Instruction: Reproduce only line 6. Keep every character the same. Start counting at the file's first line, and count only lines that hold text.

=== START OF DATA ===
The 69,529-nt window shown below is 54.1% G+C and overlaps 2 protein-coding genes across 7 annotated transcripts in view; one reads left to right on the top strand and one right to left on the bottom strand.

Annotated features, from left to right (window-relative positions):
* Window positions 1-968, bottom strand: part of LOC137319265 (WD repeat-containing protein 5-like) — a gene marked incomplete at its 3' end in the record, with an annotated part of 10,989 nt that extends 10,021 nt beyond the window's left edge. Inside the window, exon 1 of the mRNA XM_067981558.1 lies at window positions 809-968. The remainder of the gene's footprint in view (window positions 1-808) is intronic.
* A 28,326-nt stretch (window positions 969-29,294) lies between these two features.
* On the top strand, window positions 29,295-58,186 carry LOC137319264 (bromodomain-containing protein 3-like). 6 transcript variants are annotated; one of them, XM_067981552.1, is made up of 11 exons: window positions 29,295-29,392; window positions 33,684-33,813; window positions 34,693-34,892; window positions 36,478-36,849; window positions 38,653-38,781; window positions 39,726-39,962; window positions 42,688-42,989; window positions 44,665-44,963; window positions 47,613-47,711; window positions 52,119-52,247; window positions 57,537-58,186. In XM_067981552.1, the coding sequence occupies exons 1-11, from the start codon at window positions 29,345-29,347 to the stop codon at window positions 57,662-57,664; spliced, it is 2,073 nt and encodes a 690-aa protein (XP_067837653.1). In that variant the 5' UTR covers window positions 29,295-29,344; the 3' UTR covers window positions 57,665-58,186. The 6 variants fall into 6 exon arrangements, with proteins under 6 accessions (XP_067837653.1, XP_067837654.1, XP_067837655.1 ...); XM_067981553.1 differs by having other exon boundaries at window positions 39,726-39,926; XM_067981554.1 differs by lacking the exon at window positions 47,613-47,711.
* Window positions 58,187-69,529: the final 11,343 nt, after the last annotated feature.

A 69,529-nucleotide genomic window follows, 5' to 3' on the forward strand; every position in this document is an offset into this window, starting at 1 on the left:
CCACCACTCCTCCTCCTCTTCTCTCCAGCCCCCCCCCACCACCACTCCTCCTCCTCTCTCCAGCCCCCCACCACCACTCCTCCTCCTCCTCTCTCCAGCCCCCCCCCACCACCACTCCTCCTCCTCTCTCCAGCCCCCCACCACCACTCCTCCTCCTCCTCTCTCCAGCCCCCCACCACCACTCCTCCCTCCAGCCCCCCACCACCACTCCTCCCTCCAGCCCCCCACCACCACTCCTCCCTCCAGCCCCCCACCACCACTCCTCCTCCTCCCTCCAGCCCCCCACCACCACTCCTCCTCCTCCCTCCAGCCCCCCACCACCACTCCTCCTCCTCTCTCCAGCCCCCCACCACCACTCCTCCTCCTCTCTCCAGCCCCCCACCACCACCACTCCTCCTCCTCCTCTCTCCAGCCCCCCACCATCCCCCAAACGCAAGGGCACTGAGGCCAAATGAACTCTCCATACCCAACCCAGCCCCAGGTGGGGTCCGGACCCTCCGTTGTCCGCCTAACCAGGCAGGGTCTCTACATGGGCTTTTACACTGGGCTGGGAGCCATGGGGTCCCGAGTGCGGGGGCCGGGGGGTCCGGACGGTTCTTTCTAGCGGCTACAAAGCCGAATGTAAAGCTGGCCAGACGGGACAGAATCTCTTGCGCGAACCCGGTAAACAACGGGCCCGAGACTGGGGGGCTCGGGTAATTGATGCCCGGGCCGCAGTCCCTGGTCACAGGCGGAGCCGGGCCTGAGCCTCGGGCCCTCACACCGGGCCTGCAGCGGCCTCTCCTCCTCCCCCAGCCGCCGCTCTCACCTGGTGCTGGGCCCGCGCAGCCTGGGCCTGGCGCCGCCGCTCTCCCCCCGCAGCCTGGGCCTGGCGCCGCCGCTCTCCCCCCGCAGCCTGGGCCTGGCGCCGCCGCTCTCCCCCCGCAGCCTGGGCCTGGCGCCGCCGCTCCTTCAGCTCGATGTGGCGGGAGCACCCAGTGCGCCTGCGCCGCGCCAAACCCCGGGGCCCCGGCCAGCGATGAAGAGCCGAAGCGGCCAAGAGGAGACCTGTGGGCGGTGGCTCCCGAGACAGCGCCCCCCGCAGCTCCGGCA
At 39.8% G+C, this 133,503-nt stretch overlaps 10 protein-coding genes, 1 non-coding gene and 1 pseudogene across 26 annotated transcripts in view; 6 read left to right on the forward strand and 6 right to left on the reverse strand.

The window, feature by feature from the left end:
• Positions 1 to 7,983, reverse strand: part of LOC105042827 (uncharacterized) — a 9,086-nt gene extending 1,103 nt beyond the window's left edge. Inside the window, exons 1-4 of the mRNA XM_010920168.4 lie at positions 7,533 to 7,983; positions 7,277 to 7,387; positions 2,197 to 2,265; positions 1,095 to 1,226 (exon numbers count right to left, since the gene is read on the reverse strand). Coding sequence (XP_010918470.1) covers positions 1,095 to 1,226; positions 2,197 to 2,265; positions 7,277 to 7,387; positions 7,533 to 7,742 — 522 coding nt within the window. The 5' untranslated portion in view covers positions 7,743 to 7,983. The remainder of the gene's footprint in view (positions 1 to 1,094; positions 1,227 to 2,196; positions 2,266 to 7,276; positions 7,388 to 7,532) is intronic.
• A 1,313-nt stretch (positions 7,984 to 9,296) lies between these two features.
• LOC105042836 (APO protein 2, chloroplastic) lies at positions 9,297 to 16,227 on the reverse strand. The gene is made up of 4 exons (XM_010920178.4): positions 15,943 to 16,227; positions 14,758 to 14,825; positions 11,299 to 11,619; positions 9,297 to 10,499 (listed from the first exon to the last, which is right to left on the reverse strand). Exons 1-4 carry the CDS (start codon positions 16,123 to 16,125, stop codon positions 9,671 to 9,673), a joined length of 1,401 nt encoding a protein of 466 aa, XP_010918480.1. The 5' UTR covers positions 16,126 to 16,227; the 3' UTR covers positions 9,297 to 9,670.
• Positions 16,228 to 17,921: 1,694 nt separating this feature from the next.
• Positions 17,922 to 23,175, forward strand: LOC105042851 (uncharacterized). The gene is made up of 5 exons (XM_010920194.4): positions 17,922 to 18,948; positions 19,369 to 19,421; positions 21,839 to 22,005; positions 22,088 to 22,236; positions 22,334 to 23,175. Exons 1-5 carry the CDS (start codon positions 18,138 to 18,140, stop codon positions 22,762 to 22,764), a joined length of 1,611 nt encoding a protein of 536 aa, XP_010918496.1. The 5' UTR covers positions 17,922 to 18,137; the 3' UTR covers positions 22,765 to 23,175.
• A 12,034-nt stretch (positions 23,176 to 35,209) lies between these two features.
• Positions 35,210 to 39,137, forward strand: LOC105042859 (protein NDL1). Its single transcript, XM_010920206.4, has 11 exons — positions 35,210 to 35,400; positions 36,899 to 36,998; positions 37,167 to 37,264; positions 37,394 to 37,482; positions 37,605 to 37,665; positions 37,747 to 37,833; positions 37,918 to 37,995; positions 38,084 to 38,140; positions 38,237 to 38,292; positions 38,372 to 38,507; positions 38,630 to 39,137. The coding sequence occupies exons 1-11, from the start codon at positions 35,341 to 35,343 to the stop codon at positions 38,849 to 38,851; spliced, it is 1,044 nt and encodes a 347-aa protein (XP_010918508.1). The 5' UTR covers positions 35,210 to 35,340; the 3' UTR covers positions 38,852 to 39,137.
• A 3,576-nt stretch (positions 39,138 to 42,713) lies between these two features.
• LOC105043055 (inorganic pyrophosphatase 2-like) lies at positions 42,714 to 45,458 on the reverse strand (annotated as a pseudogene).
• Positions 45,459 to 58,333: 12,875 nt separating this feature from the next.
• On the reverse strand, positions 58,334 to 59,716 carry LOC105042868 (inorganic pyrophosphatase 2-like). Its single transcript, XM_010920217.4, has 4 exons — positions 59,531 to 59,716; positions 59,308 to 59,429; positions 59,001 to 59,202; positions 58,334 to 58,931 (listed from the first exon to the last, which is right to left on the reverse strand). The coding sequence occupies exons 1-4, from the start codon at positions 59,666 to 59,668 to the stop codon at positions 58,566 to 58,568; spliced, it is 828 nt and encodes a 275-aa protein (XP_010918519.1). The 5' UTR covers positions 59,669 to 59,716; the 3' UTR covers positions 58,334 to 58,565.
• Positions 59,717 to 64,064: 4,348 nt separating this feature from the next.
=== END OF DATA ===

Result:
* Window positions 58,187-69,529: the final 11,343 nt, after the last annotated feature.